Political Factors and Antiproliferation Measures
The international community has been struggling with the problem of eliminating the chemical weapons threat for decades, but the recent spread of these weapons to countries that had not previously possessed them has added a new dimension. The current effort to halt this spread involves: (1) political actions, (2) controls on exports of key materials, and (3) negotiations on a worldwide chemical weapons ban. In addition, all efforts to mitigate regional tensions or military confrontations would, of course, be important contributions to controlling the spread of weapons of mass destruction. While such efforts are obviously important to the elimination of the chemical threat, their discussion is beyond the scope of this book.
The discussion that follows begins with an examination of the factors that have impelled countries to consider adding chemical weapons to their military arsenals. Next there is a brief account of past attempts by the international community to deal with the chemical weapons threat, leading into a discussion of current political and economic efforts to that end. Several proposals that have not been translated into action are also treated briefly. Finally, the chemical weapons convention being negotiated in the Conference on Disarmament (CD) in Geneva is examined in terms of its utility as a nonproliferation instrument.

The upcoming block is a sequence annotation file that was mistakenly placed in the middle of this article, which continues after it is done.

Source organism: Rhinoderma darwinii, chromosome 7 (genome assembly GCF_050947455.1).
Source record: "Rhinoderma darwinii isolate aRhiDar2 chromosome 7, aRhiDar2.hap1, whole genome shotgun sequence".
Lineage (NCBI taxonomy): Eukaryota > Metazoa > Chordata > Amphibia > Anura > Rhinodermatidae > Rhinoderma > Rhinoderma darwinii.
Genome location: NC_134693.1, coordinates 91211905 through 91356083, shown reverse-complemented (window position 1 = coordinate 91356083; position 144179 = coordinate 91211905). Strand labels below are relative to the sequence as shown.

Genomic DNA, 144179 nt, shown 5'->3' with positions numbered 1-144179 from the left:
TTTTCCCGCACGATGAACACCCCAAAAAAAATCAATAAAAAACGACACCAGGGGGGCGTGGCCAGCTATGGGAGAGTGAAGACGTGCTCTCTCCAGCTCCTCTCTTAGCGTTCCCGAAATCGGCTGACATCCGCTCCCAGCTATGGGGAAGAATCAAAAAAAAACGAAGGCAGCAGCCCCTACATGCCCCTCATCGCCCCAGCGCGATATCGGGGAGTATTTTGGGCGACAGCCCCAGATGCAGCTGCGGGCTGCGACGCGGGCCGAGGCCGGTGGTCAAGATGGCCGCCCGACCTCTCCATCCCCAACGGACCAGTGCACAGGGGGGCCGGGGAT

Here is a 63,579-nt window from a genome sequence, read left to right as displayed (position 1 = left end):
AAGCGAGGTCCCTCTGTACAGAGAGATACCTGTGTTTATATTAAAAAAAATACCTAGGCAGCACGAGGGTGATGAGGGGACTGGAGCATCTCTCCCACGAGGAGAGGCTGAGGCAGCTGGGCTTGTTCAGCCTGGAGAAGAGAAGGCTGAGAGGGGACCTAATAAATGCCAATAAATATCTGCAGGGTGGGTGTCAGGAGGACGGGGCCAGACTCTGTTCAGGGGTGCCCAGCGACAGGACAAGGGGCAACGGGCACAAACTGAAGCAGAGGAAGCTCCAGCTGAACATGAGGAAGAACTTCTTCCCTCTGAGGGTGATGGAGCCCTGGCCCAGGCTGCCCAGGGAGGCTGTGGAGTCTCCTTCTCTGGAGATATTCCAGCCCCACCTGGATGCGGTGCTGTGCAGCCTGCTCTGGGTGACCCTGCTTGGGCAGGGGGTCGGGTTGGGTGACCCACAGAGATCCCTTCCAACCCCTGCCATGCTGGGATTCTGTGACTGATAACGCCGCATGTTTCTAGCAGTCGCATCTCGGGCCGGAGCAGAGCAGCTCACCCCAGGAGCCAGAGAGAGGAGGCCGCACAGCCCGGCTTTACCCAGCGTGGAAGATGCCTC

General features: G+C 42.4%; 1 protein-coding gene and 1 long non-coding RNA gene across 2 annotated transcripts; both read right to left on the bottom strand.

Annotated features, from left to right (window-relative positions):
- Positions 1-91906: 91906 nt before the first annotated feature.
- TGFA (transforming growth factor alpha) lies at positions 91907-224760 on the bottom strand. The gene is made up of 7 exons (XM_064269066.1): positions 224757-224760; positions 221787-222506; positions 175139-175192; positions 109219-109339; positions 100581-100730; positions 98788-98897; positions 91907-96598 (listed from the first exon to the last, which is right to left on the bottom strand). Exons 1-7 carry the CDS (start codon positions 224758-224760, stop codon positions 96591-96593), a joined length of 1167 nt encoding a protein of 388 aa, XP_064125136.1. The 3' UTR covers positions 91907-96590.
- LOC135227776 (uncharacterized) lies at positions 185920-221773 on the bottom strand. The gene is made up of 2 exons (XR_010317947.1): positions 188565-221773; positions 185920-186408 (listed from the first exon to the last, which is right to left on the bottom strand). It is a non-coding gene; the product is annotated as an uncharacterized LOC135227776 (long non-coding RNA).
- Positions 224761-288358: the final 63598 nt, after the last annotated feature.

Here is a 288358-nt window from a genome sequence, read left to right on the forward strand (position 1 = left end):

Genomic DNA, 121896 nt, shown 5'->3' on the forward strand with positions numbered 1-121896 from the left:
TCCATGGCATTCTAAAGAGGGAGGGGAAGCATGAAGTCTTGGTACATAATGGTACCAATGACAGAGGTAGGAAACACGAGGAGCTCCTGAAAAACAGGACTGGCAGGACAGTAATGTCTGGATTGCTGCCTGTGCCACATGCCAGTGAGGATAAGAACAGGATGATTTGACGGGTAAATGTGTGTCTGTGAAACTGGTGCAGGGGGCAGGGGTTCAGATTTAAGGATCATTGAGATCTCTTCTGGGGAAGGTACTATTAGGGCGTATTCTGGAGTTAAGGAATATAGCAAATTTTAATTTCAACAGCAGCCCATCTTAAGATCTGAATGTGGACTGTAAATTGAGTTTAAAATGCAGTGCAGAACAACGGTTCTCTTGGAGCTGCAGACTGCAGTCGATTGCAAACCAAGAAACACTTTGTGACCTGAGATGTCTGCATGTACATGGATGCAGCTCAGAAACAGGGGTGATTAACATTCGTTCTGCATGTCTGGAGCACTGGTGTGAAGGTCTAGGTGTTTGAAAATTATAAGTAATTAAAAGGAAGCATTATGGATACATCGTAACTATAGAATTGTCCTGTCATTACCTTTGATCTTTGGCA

A national decision to acquire any type of new weapon is always based on an amalgam of factors, of which many are not strictly military in nature. The current world situation, in which regional confrontation seems to be replacing East-West tensions as the immediate threat to peace, has spawned an upsurge in the desire by Third World nations to acquire advanced weaponry of all kinds. This urge is most apparent in the Middle East where the chronic mistrust between Israel and its Arab neighbors and fresh memories of armed conflict have impelled